Smith climbing Mt Bradman one absurd knock at a time
Such is his absolute command of his art and this series, it is always tempting to pitch Steve Smith's achievements into a treacherous comparison with Sir Donald Bradman.
It is a mountain even he cannot scale. Can he?
At Old Trafford on Saturday, Smith crushed England - again - with another truly extraordinary, mind-boggling innings which was every bit as impressive as his earlier double century.
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A special innings which proved Smith's greatness is relevant in a historic context; but also reminded that as a modern-day marvel he is unlike anything that has ever come before him: including Bradman.
It was so one-sided a contest, it had a feel of a father refusing to let his children win in order to teach them a valuable lesson that life can be unfair.
He simply toyed with the old enemy.
Smith turned Old Trafford and a fearsome attack - boasting a Test great with 463 wickets to his name - into his own personal video game.
It wasn't quite StickCricket, in that the runs weren't flowing in fours and sixes exclusively, but it was perhaps unlike any innings Test cricket has seen.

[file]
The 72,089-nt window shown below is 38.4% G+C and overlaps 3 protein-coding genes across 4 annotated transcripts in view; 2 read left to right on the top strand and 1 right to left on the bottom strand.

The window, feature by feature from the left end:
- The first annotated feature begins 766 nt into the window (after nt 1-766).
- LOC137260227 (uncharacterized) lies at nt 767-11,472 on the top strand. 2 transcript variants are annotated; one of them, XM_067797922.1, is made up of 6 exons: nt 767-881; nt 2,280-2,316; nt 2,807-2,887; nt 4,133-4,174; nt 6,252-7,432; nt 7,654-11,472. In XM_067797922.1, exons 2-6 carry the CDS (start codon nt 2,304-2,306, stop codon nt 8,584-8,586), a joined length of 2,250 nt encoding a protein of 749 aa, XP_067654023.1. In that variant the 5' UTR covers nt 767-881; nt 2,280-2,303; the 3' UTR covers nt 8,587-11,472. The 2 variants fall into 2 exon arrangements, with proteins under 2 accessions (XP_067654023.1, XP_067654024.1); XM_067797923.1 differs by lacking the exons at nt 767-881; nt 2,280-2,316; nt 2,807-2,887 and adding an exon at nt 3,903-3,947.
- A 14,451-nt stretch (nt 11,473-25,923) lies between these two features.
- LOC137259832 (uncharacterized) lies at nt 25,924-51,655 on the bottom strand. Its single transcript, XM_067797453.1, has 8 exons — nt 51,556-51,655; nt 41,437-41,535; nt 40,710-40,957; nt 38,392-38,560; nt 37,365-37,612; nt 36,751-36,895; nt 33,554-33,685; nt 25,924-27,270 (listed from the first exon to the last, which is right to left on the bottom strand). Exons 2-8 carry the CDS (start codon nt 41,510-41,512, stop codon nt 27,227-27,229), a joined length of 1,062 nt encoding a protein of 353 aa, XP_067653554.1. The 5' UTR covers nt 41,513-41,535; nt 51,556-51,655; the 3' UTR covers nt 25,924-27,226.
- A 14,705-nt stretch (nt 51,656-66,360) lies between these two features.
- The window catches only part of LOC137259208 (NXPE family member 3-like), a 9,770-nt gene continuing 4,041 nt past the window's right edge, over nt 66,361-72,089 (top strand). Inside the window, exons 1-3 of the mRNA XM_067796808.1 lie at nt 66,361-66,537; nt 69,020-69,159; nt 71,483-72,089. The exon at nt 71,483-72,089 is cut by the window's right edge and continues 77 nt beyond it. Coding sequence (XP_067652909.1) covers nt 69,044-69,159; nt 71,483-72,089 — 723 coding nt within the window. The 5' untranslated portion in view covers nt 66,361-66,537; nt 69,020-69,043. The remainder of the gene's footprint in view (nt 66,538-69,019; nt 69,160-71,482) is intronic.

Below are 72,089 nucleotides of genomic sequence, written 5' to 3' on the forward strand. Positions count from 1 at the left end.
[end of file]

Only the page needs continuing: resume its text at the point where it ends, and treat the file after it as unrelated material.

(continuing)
Smith's eccentricities and quirky mannerisms at the crease have been dissected and analysed extensively, but so too should his inventive stroke play and willingness to adapt and manipulate.
Since his return to the Test arena from a 12-month suspension, Smith's approach to batting has been methodical and deliberate, capitalising on his otherworldly concentration and hand-eye coordination.
But after tea on day four, with Australia desperate to become the first touring team to retain the Ashes on these shores since 2001, the situation called for something different - a brazen counter-attack on a pitch on which no other batsmen had looked comfortable.
"I think when it is tough you want your experienced players to step up," Smith said.
"I've played quite a lot of cricket now. I like to get into those situations and try and be the one to take the team through."
With Matthew Wade playing the support role, Smith set about humiliating England - slicing their plans apart with precision.
"That partnership was really handy for us at that stage," Smith said of the 105-run pairing which lifted Australia from 4-44 into a dominant position.
"England were really up and about with us four down but a good half an hour of batting and things got a bit easier for us and we were able to form a nice partnership, and hopefully one that will set us up for this game."
Throw in as well that despite Smith's 82, somewhat comically, being his lowest score of the series he still has a realistic chance to match one of Bradman's seemingly unattainable feats - the most runs in a Test series, which he achieved with 974 in the 1930 Ashes.
Through just five innings Smith has 671 runs, meaning should he hit 304 at the Oval next week - remembering he plundered 293 in Manchester - he'll overtake the Don.
More realistic might be for Smith to attain the record for most runs in a series of four of fewer Tests - given he missed the third Test with concussion.
West Indian great Sir Vivian Richards holds that mark currently, with 829 from four Tests against England in 1976.
But with a further 159 runs, it would be Smith's - taking him another step or two up Mt Bradman.